Advice from the Other Side: The First 90 Days

Congratulations! You’ve survived the interview process and have begun your first post-college job. You can relax a bit now that the initial job search is over (phew) but be careful not to relax too much. Read on for a few tips on making the most of your first 90 days on the job.

Set goals. During the beginning of your new position, you should sit down with your supervisor and determine your goals for the first 90 days. Establish early on what success looks like for your boss, and figure out what he/she is looking to see from you in the first three months. To go a step further, schedule weekly meetings with your supervisor to discuss your progress toward meeting their expectations. Setting clear goals in those crucial first weeks will set you up for success for the remainder of your time in that role.

The first 90 days of a new job are essentially a probationary period, and you need to be on your A game.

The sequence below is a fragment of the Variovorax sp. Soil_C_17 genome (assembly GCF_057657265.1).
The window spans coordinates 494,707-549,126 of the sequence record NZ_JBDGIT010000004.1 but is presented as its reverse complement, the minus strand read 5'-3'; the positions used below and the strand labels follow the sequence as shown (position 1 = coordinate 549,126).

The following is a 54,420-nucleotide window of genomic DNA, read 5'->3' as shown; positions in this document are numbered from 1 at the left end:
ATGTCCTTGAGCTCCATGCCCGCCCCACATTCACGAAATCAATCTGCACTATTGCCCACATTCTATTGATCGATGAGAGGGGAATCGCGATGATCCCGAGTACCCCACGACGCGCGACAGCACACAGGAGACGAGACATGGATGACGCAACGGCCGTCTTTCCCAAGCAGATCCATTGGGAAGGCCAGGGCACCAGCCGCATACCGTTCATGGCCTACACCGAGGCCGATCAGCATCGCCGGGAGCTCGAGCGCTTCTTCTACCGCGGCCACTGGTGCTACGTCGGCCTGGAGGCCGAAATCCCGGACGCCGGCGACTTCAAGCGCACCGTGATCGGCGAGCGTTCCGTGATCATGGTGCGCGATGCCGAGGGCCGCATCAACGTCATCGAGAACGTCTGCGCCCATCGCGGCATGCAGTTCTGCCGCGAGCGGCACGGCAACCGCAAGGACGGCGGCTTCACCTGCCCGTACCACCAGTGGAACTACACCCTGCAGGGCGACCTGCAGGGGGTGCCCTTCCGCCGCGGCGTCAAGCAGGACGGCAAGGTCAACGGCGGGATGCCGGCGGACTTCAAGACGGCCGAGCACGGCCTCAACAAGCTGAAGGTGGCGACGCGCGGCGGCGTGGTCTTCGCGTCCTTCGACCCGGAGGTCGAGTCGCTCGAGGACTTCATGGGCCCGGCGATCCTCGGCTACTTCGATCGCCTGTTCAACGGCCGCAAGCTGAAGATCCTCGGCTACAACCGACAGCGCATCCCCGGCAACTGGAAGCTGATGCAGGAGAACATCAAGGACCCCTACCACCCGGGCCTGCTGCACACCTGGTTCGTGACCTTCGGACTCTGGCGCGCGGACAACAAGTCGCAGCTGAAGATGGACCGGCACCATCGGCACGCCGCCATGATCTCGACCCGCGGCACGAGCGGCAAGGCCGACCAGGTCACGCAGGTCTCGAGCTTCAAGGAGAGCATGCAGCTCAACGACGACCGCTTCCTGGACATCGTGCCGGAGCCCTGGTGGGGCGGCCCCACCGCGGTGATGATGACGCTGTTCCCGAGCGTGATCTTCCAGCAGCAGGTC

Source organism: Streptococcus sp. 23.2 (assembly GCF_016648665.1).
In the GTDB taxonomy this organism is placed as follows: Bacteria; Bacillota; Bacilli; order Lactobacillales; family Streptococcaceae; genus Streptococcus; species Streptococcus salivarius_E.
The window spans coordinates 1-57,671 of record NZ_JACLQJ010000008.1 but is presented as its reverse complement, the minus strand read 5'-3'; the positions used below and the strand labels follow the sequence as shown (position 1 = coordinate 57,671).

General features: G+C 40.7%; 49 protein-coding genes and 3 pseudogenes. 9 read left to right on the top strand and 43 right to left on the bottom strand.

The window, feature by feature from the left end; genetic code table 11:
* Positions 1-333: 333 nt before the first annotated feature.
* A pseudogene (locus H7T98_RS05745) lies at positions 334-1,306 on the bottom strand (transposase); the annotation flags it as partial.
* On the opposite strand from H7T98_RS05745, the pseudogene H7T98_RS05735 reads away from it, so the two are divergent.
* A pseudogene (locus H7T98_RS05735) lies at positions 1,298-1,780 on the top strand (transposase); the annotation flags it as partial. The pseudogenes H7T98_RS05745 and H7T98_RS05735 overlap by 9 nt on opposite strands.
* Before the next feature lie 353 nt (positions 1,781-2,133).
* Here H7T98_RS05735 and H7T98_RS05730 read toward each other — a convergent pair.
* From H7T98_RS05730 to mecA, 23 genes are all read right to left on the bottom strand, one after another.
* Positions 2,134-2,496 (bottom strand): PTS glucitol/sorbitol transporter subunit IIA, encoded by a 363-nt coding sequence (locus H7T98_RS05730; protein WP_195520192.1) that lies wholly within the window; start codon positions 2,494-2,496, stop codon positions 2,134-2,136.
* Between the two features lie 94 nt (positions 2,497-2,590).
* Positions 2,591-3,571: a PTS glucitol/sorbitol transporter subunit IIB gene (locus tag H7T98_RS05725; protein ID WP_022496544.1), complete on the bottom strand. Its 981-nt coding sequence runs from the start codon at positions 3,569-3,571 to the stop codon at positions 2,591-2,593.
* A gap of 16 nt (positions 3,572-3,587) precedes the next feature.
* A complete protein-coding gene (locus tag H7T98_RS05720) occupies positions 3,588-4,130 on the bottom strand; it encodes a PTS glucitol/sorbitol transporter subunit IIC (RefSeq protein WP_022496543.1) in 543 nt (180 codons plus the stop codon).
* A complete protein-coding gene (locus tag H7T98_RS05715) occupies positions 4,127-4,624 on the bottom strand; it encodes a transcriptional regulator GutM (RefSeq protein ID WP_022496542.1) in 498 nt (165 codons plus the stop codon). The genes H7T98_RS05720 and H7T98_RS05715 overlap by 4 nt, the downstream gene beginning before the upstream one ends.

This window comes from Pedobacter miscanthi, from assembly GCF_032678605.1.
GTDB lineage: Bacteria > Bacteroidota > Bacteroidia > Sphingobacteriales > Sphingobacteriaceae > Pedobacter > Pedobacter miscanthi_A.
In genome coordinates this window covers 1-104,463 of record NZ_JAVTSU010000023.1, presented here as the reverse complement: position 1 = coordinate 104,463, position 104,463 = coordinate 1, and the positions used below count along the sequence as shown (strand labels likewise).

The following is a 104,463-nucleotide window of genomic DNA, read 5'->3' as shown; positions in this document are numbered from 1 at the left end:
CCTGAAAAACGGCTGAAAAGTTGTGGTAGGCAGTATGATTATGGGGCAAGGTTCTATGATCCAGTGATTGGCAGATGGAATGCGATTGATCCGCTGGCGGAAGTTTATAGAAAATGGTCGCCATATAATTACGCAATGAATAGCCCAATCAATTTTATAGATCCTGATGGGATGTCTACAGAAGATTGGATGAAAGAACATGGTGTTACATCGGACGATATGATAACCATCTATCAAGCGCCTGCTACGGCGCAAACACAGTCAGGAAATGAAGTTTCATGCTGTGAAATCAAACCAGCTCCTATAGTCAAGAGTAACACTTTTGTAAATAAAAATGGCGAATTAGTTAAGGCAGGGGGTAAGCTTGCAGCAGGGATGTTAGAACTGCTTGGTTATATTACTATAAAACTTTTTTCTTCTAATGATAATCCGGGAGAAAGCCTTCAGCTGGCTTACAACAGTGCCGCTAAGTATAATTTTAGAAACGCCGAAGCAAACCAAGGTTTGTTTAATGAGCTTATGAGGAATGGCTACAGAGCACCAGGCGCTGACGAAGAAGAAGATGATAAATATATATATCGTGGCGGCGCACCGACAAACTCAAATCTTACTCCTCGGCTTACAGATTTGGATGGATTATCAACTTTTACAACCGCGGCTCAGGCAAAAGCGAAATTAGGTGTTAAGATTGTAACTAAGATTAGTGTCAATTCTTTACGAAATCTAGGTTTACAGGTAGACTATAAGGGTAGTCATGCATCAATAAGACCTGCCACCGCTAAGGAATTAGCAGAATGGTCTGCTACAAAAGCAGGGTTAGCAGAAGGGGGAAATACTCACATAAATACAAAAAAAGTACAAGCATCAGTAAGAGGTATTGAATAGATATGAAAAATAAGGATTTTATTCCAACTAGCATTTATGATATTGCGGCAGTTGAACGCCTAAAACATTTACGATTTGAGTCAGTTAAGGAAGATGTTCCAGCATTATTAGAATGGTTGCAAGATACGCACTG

Get to know your colleagues. I’ve said it before and I’ll say it again – coffee is the key to success. During the first few months of your new job, it’s a great idea to treat your colleagues to a coffee or tea. These one-on-one meetings can be casual, and they are a great way to get to know everyone’s role in the office. Be sure to ask each of your colleagues how you can best work together and collaborate.

Write down your thoughts. You were hired to fill a specific role, but it never hurts to bring new ideas to the table. As a new employee, you have a unique perspective and are able to look at the organization with fresh eyes. During the first 90 days, jot down all of your thoughts and impressions about everything you are involved in. Don’t be afraid to go to your supervisor with new ideas for improving your work environment.

The first 90 days at a new job (especially in your first career-related position) are a little like being the new kid at school – nerve-wracking! Use these tips to ease yourself into your new role and you’ll be sure to make an impact at your organization before you know it.

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